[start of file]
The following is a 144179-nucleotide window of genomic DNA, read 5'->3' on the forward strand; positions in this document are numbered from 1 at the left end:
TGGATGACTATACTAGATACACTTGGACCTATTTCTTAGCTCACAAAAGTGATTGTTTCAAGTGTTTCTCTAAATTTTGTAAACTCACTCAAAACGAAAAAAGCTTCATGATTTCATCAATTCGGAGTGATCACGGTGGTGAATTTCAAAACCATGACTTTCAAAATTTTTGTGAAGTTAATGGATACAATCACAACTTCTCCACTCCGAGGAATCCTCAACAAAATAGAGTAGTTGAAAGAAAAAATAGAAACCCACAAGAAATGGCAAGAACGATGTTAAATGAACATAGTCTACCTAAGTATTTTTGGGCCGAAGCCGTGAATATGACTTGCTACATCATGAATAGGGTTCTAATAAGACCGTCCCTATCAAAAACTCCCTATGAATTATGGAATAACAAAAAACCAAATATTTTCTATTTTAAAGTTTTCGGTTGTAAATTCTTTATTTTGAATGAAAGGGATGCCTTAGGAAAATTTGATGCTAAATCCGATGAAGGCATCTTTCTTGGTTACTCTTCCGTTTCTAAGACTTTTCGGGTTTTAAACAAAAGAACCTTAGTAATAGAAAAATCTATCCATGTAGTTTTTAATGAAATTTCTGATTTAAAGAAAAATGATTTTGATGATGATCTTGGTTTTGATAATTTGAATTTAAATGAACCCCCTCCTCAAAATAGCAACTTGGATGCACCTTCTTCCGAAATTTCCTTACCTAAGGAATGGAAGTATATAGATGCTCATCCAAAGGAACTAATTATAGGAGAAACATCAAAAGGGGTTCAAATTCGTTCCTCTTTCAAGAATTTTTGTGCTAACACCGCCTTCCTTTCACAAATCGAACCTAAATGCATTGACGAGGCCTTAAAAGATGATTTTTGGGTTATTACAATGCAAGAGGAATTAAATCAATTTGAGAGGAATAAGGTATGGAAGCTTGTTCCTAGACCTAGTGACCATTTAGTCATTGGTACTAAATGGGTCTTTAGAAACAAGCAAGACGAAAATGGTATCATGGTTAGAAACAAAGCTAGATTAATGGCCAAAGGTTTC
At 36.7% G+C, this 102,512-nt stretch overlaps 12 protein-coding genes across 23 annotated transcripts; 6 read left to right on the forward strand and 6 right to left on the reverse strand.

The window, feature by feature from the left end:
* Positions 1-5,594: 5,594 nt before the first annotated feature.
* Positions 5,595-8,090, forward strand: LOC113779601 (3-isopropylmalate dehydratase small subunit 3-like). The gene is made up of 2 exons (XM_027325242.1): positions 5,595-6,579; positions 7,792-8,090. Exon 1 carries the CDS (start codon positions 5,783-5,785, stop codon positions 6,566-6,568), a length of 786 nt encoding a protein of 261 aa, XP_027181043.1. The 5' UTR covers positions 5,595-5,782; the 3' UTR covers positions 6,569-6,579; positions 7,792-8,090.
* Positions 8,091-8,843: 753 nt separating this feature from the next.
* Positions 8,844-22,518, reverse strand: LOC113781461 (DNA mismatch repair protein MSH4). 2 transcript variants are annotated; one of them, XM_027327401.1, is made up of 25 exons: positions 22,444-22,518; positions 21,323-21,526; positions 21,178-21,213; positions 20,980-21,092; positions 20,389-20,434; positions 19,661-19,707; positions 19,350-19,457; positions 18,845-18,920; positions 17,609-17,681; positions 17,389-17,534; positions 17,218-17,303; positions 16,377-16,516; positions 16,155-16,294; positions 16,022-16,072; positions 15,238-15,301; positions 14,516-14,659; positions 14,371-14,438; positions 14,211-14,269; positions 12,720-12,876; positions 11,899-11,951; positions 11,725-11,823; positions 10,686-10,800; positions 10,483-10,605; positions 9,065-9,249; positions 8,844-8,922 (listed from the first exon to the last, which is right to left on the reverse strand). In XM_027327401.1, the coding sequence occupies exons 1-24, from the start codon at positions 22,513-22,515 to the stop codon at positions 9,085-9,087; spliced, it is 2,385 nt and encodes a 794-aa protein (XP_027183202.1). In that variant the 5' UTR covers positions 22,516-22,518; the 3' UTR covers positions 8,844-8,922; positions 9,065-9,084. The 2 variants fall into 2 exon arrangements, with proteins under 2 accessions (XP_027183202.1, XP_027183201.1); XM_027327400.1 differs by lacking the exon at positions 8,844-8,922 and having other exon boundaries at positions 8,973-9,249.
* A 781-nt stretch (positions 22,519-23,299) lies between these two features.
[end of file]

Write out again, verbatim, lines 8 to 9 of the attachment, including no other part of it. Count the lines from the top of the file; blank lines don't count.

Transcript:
* Positions 8,844-22,518, reverse strand: LOC113781461 (DNA mismatch repair protein MSH4). 2 transcript variants are annotated; one of them, XM_027327401.1, is made up of 25 exons: positions 22,444-22,518; positions 21,323-21,526; positions 21,178-21,213; positions 20,980-21,092; positions 20,389-20,434; positions 19,661-19,707; positions 19,350-19,457; positions 18,845-18,920; positions 17,609-17,681; positions 17,389-17,534; positions 17,218-17,303; positions 16,377-16,516; positions 16,155-16,294; positions 16,022-16,072; positions 15,238-15,301; positions 14,516-14,659; positions 14,371-14,438; positions 14,211-14,269; positions 12,720-12,876; positions 11,899-11,951; positions 11,725-11,823; positions 10,686-10,800; positions 10,483-10,605; positions 9,065-9,249; positions 8,844-8,922 (listed from the first exon to the last, which is right to left on the reverse strand). In XM_027327401.1, the coding sequence occupies exons 1-24, from the start codon at positions 22,513-22,515 to the stop codon at positions 9,085-9,087; spliced, it is 2,385 nt and encodes a 794-aa protein (XP_027183202.1). In that variant the 5' UTR covers positions 22,516-22,518; the 3' UTR covers positions 8,844-8,922; positions 9,065-9,084. The 2 variants fall into 2 exon arrangements, with proteins under 2 accessions (XP_027183202.1, XP_027183201.1); XM_027327400.1 differs by lacking the exon at positions 8,844-8,922 and having other exon boundaries at positions 8,973-9,249.
* A 781-nt stretch (positions 22,519-23,299) lies between these two features.